It is fundamental to the Kodály method that music is taught through experience. He said that children should be able to ‘hear what they see, and write what they hear’. Teachers, he added, should be musicians of the highest ability. To this end, the Institute resembles a musical Gymnasium with courses that include piano pedagogy, folk music, solfége, Kodály philosophy, methodology, and conducting. By the end of a year the singing of intervals, the recognition of harmonies, and the ability to ‘hear’ music printed on the page becomes second nature. To sing a piece of music in sol-fa is, in effect, to analyse it. Quite early on students are expected to sing one part of a three-part cannon while playing the two others on the piano. Class sizes range from small to tiny; students team up with a partner for chamber music; vocal and instrumental teachers are provided as required; the choir is obligatory. Most students live in former monks’ cells upstairs, which adds to the hot-house feel – one student once famously attended early morning solfége classes in her pyjamas.

Kodály did not live to see the Institute created in his name, but he began its work many years before. From the beginning of World War II, his theories had started to find practical applications and in 1950 a teacher in Kecskemét called Márta Nemesszeghy started a school in which music was taught according to Kodály principles. The results were encouraging – not only did the teaching work for music but pupils performed better in other subjects too, a spin-off that is now well recognised. By 1956, the government saw the potential benefits of the Kodály method and authorised its use across the country. But at no point did Kodály ever write a detailed method, or teacher’s manual; by then he was in his 70s and saw his role as a figurehead and facilitator. ‘He was the best of cultural politicians,’ says Péter Erdei.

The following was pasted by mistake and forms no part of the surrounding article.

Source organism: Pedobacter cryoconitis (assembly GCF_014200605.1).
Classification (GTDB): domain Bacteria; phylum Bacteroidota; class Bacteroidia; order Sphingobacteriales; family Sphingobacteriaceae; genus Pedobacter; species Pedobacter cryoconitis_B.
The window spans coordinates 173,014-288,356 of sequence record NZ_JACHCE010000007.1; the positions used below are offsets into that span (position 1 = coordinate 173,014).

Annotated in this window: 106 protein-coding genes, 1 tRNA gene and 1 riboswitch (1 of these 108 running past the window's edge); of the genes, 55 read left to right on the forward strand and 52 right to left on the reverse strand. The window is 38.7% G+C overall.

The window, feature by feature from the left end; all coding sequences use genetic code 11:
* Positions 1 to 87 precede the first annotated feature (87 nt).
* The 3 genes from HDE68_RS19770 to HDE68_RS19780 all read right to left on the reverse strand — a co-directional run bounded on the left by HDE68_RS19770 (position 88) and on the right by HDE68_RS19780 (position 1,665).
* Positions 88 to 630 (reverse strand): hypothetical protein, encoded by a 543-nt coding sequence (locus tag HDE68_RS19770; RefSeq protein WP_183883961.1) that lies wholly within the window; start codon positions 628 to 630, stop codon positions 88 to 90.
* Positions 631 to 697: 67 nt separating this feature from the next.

By this time the Cold War was beginning to thaw, and westerners were able to get a glimpse of life in the east through what Erdei calls ‘a chink in the Iron curtain’. When it came to music education in Hungary, they liked what they saw. In 1964 the International Society for Music Education (ISME) conference was held in Budapest. Three years later an entire class from the Liszt Academy was invited to the World Exhibition in Montreal. Erdei, then a student, recalls how the lessons were witnessed by international experts from behind glass screens.

In 1969, two years after the composer’s death, Erdei helped found the Kodály Music training Institute near Boston in the USA followed the next year, at the instigation of Kodály’s widow Sarolta, by the first of a biannual series of Kodály Seminars in Kecskemét. Then, on 15 June 1973, the Hungarian Cultural Minister issued an order for the foundation of the Kodály Institute. The abandoned Franciscan monastery, then in use as offices for the state wine cellars, was offered by the town, and conversion was complete in time for the new academic year in 1975.